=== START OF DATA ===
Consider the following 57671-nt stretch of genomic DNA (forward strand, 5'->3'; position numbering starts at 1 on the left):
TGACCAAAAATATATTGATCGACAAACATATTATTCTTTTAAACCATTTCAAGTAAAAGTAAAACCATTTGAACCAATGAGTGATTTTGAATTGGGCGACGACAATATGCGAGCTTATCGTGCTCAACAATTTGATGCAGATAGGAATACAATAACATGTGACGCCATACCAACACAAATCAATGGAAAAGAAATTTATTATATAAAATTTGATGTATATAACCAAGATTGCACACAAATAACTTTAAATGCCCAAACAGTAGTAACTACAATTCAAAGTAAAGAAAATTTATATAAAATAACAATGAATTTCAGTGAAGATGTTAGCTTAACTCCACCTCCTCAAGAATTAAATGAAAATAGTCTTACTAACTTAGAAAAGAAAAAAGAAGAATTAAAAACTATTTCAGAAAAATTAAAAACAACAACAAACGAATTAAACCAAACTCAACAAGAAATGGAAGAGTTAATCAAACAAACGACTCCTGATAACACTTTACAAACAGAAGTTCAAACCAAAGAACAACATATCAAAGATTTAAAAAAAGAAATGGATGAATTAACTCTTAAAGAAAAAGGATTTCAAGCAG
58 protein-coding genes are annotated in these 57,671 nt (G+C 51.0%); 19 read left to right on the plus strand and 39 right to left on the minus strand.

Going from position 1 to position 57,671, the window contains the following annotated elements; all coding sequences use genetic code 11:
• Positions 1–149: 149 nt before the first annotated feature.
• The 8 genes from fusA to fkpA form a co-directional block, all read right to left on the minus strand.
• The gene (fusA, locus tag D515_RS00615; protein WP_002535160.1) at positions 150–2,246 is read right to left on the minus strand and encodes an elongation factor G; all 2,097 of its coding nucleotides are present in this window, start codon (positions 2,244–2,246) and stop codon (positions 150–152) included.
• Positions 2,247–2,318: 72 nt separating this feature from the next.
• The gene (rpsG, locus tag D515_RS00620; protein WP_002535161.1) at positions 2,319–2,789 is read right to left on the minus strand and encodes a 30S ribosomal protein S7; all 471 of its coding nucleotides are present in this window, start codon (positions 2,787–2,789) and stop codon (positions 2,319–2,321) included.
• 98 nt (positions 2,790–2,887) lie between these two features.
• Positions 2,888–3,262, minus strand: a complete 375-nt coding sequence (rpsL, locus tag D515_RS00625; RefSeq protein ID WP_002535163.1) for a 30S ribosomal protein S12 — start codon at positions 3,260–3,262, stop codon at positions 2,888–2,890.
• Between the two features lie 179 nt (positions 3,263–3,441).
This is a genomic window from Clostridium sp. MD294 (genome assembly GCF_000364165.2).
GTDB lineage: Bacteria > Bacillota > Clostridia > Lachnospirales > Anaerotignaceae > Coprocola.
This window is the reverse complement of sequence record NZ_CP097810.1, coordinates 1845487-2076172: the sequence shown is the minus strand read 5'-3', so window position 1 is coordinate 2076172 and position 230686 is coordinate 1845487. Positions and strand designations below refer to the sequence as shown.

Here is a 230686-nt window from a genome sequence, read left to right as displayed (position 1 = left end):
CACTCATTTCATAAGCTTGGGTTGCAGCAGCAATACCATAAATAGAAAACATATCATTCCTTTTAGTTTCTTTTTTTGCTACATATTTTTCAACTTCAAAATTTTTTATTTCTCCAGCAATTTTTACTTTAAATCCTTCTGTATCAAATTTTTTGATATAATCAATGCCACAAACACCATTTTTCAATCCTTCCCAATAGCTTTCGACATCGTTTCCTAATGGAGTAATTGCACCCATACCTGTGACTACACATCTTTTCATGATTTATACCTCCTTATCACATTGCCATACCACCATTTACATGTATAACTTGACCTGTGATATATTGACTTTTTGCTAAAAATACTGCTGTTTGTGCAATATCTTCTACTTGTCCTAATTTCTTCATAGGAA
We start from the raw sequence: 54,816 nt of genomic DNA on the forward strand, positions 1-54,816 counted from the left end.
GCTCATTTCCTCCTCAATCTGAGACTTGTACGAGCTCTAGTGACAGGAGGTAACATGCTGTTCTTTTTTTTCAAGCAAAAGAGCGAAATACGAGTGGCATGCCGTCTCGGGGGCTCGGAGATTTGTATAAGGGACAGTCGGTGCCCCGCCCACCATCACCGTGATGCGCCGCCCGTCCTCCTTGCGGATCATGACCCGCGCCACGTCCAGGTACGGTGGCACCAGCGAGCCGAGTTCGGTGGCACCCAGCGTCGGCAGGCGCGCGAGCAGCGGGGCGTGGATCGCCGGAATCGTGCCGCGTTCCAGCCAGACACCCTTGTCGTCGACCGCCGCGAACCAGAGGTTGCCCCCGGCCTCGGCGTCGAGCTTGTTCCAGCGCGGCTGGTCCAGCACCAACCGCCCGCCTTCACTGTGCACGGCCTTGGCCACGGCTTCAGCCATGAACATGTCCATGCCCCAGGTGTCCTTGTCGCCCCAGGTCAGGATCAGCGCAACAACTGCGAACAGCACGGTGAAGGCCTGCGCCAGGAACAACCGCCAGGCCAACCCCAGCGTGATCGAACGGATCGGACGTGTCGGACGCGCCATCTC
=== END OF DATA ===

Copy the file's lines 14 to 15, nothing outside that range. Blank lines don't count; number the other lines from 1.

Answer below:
GTDB lineage: Bacteria > Bacillota > Clostridia > Lachnospirales > Anaerotignaceae > Coprocola.
This window is the reverse complement of sequence record NZ_CP097810.1, coordinates 1845487-2076172: the sequence shown is the minus strand read 5'-3', so window position 1 is coordinate 2076172 and position 230686 is coordinate 1845487. Positions and strand designations below refer to the sequence as shown.